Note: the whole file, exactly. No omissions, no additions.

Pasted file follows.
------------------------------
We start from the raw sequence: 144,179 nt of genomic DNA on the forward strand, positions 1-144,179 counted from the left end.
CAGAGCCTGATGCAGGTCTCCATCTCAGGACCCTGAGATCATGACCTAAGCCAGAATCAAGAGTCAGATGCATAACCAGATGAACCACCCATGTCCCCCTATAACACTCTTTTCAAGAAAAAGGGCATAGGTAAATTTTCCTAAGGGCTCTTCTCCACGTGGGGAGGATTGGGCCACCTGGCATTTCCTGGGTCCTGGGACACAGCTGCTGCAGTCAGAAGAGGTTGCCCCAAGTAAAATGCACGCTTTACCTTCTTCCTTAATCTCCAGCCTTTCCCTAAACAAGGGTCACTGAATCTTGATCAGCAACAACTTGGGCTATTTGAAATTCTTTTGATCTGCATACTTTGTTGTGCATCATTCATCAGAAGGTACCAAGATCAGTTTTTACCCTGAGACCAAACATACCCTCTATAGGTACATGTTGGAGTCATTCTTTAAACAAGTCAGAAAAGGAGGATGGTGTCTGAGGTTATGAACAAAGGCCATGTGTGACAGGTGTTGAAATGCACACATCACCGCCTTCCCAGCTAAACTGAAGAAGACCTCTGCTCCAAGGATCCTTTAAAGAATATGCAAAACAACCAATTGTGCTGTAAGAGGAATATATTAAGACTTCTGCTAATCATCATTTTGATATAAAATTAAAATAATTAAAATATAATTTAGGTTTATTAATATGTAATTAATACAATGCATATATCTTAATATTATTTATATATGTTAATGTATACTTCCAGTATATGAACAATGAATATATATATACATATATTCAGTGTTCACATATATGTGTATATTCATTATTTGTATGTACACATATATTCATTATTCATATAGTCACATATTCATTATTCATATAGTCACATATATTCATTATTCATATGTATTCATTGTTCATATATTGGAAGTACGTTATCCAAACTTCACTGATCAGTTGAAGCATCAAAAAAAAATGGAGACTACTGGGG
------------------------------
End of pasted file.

We start from the raw sequence: 144,179 nt of genomic DNA on the forward strand, positions 1-144,179 counted from the left end.
CAGAGCCTGATGCAGGTCTCCATCTCAGGACCCTGAGATCATGACCTAAGCCAGAATCAAGAGTCAGATGCATAACCAGATGAACCACCCATGTCCCCCTATAACACTCTTTTCAAGAAAAAGGGCATAGGTAAATTTTCCTAAGGGCTCTTCTCCACGTGGGGAGGATTGGGCCACCTGGCATTTCCTGGGTCCTGGGACACAGCTGCTGCAGTCAGAAGAGGTTGCCCCAAGTAAAATGCACGCTTTACCTTCTTCCTTAATCTCCAGCCTTTCCCTAAACAAGGGTCACTGAATCTTGATCAGCAACAACTTGGGCTATTTGAAATTCTTTTGATCTGCATACTTTGTTGTGCATCATTCATCAGAAGGTACCAAGATCAGTTTTTACCCTGAGACCAAACATACCCTCTATAGGTACATGTTGGAGTCATTCTTTAAACAAGTCAGAAAAGGAGGATGGTGTCTGAGGTTATGAACAAAGGCCATGTGTGACAGGTGTTGAAATGCACACATCACCGCCTTCCCAGCTAAACTGAAGAAGACCTCTGCTCCAAGGATCCTTTAAAGAATATGCAAAACAACCAATTGTGCTGTAAGAGGAATATATTAAGACTTCTGCTAATCATCATTTTGATATAAAATTAAAATAATTAAAATATAATTTAGGTTTATTAATATGTAATTAATACAATGCATATATCTTAATATTATTTATATATGTTAATGTATACTTCCAGTATATGAACAATGAATATATATATACATATATTCAGTGTTCACATATATGTGTATATTCATTATTTGTATGTACACATATATTCATTATTCATATAGTCACATATTCATTATTCATATAGTCACATATATTCATTATTCATATGTATTCATTGTTCATATATTGGAAGTACGTTATCCAAACTTCACTGATCAGTTGAAGCATCAAAAAAAAATGGAGACTACTGGGG